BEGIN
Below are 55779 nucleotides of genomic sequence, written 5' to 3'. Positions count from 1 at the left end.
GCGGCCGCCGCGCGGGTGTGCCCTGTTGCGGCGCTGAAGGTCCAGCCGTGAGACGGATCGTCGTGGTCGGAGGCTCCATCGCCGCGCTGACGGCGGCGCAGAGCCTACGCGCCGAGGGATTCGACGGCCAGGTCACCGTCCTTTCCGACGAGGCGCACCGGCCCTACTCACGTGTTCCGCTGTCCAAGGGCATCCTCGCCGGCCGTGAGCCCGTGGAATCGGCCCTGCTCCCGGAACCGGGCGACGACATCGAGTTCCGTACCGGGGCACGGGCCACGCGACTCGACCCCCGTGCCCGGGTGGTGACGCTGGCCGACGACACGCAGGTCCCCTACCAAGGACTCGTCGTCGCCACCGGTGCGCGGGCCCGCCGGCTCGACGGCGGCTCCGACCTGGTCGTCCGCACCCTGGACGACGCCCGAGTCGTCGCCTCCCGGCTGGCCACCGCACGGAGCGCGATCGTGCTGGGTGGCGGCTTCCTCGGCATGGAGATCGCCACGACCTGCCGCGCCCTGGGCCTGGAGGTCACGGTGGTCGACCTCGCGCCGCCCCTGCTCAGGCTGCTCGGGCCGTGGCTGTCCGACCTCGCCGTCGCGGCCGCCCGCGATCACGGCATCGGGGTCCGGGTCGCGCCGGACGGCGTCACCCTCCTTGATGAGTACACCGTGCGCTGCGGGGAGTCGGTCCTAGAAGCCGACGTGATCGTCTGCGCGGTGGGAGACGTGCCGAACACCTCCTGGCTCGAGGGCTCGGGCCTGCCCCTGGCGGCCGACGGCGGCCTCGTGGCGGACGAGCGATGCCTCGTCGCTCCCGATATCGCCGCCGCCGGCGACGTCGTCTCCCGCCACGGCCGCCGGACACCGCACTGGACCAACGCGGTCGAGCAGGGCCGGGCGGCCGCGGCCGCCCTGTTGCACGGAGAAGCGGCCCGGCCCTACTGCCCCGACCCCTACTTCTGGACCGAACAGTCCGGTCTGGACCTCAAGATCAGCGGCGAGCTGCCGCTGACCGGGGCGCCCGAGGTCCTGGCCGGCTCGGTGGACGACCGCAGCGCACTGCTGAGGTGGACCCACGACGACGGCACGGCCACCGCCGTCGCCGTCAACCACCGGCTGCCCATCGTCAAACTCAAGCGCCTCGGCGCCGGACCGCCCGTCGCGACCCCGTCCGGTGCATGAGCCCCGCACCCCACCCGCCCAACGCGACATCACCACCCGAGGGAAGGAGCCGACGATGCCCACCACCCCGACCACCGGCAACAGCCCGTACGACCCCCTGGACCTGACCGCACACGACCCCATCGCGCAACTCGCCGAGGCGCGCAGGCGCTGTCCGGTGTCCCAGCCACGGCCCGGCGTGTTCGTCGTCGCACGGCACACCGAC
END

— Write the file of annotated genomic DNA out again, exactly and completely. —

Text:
Below are 55779 nucleotides of genomic sequence, written 5' to 3'. Positions count from 1 at the left end.
GCGGCCGCCGCGCGGGTGTGCCCTGTTGCGGCGCTGAAGGTCCAGCCGTGAGACGGATCGTCGTGGTCGGAGGCTCCATCGCCGCGCTGACGGCGGCGCAGAGCCTACGCGCCGAGGGATTCGACGGCCAGGTCACCGTCCTTTCCGACGAGGCGCACCGGCCCTACTCACGTGTTCCGCTGTCCAAGGGCATCCTCGCCGGCCGTGAGCCCGTGGAATCGGCCCTGCTCCCGGAACCGGGCGACGACATCGAGTTCCGTACCGGGGCACGGGCCACGCGACTCGACCCCCGTGCCCGGGTGGTGACGCTGGCCGACGACACGCAGGTCCCCTACCAAGGACTCGTCGTCGCCACCGGTGCGCGGGCCCGCCGGCTCGACGGCGGCTCCGACCTGGTCGTCCGCACCCTGGACGACGCCCGAGTCGTCGCCTCCCGGCTGGCCACCGCACGGAGCGCGATCGTGCTGGGTGGCGGCTTCCTCGGCATGGAGATCGCCACGACCTGCCGCGCCCTGGGCCTGGAGGTCACGGTGGTCGACCTCGCGCCGCCCCTGCTCAGGCTGCTCGGGCCGTGGCTGTCCGACCTCGCCGTCGCGGCCGCCCGCGATCACGGCATCGGGGTCCGGGTCGCGCCGGACGGCGTCACCCTCCTTGATGAGTACACCGTGCGCTGCGGGGAGTCGGTCCTAGAAGCCGACGTGATCGTCTGCGCGGTGGGAGACGTGCCGAACACCTCCTGGCTCGAGGGCTCGGGCCTGCCCCTGGCGGCCGACGGCGGCCTCGTGGCGGACGAGCGATGCCTCGTCGCTCCCGATATCGCCGCCGCCGGCGACGTCGTCTCCCGCCACGGCCGCCGGACACCGCACTGGACCAACGCGGTCGAGCAGGGCCGGGCGGCCGCGGCCGCCCTGTTGCACGGAGAAGCGGCCCGGCCCTACTGCCCCGACCCCTACTTCTGGACCGAACAGTCCGGTCTGGACCTCAAGATCAGCGGCGAGCTGCCGCTGACCGGGGCGCCCGAGGTCCTGGCCGGCTCGGTGGACGACCGCAGCGCACTGCTGAGGTGGACCCACGACGACGGCACGGCCACCGCCGTCGCCGTCAACCACCGGCTGCCCATCGTCAAACTCAAGCGCCTCGGCGCCGGACCGCCCGTCGCGACCCCGTCCGGTGCATGAGCCCCGCACCCCACCCGCCCAACGCGACATCACCACCCGAGGGAAGGAGCCGACGATGCCCACCACCCCGACCACCGGCAACAGCCCGTACGACCCCCTGGACCTGACCGCACACGACCCCATCGCGCAACTCGCCGAGGCGCGCAGGCGCTGTCCGGTGTCCCAGCCACGGCCCGGCGTGTTCGTCGTCGCACGGCACACCGAC